Why We Took the Car, by Wolfgang Herrndorf (2010, 2014)

Genre: Contemporary
Interest Level: 12-17
Why We Took the CarMike Klingenberg is facing the start of summer vacation completely on his own. His mother is, once again, in rehab – what she calls “the beauty farm.” As the cab takes her way, Dad hands Mike 200 euros, tells him not to get into any trouble, and hops into the car for a “business trip” with his hot young assistant, leaving Mike alone at home in Berlin. There is little chance of any mischief – Mike has just been dealt a crushing blow to his ego. Tatiana is the love of his life but doesn’t know he exists. She is throwing a party and invited practically the whole class, but not Mike, and not their newest classmate, Andrej Tschichatschow. Tschick convinces Mike to do something about the overlooked invitations. They steal a car, deliver Tatiana’s present, and then hit the road, without map or compass, or a clear idea of which way is south. Did I mention they are 14? Eloquently translated from the German original by Tim Mohr, this delightful coming-of-age novel strikes just the right notes as we travel with the boys through the German countryside, learning to drive, stealing food, meeting a girl and a Communist, avoiding gunfire and the police until it all comes to a crashing halt on the autobahn. Lots of fun, with moments both touching and comical, while painfully honest at times. A sample: “I thought for a few minutes about what it would be like to be gay. It could really have been the solution to all my problems.” Complete with a satisfying conclusion that leaves just the right amount of loose ends, as Mike comes to the realization that an alcoholic for a mother isn’t the worst thing in the world.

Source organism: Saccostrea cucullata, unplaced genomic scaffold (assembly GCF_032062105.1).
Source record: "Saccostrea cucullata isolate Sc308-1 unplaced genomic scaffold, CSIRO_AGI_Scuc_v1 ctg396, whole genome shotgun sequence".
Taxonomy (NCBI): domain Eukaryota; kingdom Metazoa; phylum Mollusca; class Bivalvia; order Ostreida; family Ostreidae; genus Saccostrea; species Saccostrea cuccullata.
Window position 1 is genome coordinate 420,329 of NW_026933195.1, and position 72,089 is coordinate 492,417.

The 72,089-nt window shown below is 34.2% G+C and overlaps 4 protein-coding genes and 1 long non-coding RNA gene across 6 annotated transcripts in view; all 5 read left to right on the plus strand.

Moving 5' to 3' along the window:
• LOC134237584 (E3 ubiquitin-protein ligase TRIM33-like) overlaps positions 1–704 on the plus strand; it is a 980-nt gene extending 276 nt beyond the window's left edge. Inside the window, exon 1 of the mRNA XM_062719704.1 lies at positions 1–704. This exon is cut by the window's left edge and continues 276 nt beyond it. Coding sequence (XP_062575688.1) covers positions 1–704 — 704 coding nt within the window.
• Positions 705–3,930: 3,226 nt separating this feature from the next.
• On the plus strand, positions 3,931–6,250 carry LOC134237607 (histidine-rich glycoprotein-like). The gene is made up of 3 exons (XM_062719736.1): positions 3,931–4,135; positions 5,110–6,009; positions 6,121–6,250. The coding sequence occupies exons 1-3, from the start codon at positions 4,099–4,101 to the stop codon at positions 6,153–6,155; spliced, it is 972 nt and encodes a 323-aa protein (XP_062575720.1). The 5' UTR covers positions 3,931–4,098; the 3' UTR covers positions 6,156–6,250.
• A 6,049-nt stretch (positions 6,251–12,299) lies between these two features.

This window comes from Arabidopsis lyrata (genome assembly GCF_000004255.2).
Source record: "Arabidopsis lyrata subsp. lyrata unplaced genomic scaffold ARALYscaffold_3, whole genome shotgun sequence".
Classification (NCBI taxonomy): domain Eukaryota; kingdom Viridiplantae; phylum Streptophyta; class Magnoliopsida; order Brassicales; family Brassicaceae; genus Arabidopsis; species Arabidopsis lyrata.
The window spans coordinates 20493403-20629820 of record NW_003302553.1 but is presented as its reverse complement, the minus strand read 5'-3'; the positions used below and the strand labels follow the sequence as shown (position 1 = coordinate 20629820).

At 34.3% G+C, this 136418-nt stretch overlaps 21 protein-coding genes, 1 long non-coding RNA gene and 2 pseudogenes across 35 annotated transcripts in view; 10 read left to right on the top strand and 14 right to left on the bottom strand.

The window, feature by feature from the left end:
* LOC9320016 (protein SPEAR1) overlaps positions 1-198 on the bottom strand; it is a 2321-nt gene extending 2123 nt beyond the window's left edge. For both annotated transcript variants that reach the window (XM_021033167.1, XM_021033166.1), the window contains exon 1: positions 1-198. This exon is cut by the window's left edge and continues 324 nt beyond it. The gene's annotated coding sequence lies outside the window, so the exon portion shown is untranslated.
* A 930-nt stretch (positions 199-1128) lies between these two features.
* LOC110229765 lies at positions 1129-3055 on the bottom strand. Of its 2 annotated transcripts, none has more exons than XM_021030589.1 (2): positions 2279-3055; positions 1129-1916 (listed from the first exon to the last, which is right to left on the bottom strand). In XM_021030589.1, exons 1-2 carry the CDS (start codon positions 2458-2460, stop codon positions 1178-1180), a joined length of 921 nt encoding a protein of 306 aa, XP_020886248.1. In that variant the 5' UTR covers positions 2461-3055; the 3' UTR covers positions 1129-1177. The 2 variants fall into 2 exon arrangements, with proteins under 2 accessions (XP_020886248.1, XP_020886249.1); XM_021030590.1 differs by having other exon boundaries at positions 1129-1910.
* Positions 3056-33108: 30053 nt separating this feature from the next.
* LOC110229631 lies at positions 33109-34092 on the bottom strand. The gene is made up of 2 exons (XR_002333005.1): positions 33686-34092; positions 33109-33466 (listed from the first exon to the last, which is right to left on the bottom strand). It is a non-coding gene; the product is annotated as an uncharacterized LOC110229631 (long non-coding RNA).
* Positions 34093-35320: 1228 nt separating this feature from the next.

More discussion and reviews of this novel: http://www.goodreads.com/book/show/17270509

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About Michelle Mallette
I'm just trying to keep track of the books I've read - what I liked and what isn't worth re-reading. My work as a librarian has included youth services so you'll find a wide range of interests from picture books and teen dystopia to adult sci-fi, road trip novels, and nonfiction. Comments and communication is always welcome.

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